3. Shape tone with preamp drive and EQ
After you find an amp or preset sound that is close to what you want, the next best place to continue is in the EQ, Drive and Presence controls. Sometimes, small adjustments will give you that little bit extra that you need. Remember that the presence control is often the better way to get a guitar sound to cut through a mix, rather than the treble control. Consider backing off the treble and adding presence instead. This technique is especially powerful with heavily distorted sounds.
Notice how the treble boost increases distortion in the high frequencies in the first 4 bars, as opposed to the presence boost in the second set of 4 bars, which adds high frequencies without the added distortion:
4. Select a desired microphone type and position
If a preset gets you very close but isn’t quite perfect yet, the microphone selection allows you to further shape the tonal character in unique ways. Generally, there are three basic mic types, each with distinct sounds: Dynamic, Condenser and Ribbon.
- Dynamic mics have a tighter, more focused sound and are great for rhythmic guitar sounds.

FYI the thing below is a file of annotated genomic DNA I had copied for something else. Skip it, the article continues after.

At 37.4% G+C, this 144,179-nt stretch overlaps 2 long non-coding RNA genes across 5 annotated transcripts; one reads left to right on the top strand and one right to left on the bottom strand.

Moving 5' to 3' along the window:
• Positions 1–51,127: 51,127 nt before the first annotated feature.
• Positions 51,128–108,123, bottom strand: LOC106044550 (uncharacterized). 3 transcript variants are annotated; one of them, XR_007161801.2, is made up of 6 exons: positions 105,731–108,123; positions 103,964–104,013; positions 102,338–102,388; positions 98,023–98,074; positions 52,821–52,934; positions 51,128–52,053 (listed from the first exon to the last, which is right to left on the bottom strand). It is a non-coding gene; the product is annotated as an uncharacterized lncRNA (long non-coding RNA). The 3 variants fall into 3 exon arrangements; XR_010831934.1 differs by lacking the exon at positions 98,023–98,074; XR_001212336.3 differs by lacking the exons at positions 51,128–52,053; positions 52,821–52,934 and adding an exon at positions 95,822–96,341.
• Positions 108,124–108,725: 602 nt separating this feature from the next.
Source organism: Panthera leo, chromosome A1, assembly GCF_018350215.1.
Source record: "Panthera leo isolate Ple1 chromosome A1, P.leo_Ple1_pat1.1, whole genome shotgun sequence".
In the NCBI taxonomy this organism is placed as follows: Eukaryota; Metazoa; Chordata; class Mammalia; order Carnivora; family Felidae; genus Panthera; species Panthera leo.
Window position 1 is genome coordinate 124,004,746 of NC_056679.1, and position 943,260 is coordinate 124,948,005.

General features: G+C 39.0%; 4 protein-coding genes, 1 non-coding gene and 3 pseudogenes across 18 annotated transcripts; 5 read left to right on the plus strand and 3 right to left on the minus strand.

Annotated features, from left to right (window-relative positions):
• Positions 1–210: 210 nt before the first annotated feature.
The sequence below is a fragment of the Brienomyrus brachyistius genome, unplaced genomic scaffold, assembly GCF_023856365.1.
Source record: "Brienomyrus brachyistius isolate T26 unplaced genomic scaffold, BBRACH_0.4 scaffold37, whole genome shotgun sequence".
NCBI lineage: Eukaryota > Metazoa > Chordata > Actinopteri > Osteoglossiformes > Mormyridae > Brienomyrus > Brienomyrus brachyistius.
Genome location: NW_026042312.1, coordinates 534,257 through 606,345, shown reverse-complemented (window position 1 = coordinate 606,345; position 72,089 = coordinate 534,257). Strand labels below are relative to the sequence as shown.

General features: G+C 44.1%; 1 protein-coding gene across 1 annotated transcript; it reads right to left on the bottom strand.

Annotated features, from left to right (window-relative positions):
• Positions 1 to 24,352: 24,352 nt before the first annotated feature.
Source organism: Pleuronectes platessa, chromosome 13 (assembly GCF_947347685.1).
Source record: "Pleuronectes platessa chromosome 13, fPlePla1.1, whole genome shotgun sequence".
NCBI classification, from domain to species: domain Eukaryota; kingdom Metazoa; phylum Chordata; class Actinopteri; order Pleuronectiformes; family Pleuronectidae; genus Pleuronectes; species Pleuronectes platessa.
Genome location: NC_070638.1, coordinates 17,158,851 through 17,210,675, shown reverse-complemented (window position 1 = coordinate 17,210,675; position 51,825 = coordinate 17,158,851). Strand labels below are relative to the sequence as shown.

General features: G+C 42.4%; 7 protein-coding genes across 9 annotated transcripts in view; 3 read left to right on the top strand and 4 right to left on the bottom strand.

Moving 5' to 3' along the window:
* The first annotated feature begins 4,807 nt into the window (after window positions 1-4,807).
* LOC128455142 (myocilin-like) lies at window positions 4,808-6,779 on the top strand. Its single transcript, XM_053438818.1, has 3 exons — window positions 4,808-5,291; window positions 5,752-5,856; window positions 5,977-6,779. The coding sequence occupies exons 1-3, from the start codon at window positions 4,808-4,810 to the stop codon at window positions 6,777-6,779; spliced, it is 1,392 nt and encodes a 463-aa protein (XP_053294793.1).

- Condenser mics have a more natural, full-frequency response and are great for adding clarity and detail.
- Ribbon mics have a warmer, fuller sound and will cut back on harshness by warming the upper mid and high frequencies.
With each type, the mic position in relation to the loudspeaker is adjustable:
- The Off-Axis position will create a sharper, more focused sound that generally cuts lower frequencies.
- The On-Axis position will sound fuller and more natural, generally with plenty of low-end.
If an Off-Axis Dynamic mic is close to the sound you want, try the other Off-Axis Dynamic mic options before moving onto other mic types. Likewise, in the case that the preferred option is an On-Axis position.
In the following 12-bar example, each set of 4 bars is represented by one of three basic mic types: Dynamic, Condenser and Ribbon. Notice the focus of the Dynamic mic, the openness of the Condenser mic and the warmth of the Ribbon mic:
GTR Dyn vs. Cond vs. Ribbon mic
GTR Dyn on-axis vs. off-axis
GTR Cond on-axis vs. off-axis
5. Tune your cabinet to your desired sound
The cabinet is often the best place to go if everything else is close, but not quite perfect. Remember, closed cabinets will often give you a dense sound and open cabinets will give you, you guessed it: a more open sound. Closed cabinets are better for warming up sounds and having them image well. Open cabinets will bring air around a sound that is too dense or dry.
Also, consider the size of the speaker and the number of speakers in the cabinet. Larger speakers will warm up the sound and smaller speakers with be brighter with less low end. The number of speakers is less important than the fact that the cabinet size is necessarily bigger or smaller. The cabinet size affects how ‘natural’ the sound is. Bigger cabinets are more balanced tonally; choosing an open or closed back can help to further shape the solidity or openness of the sound.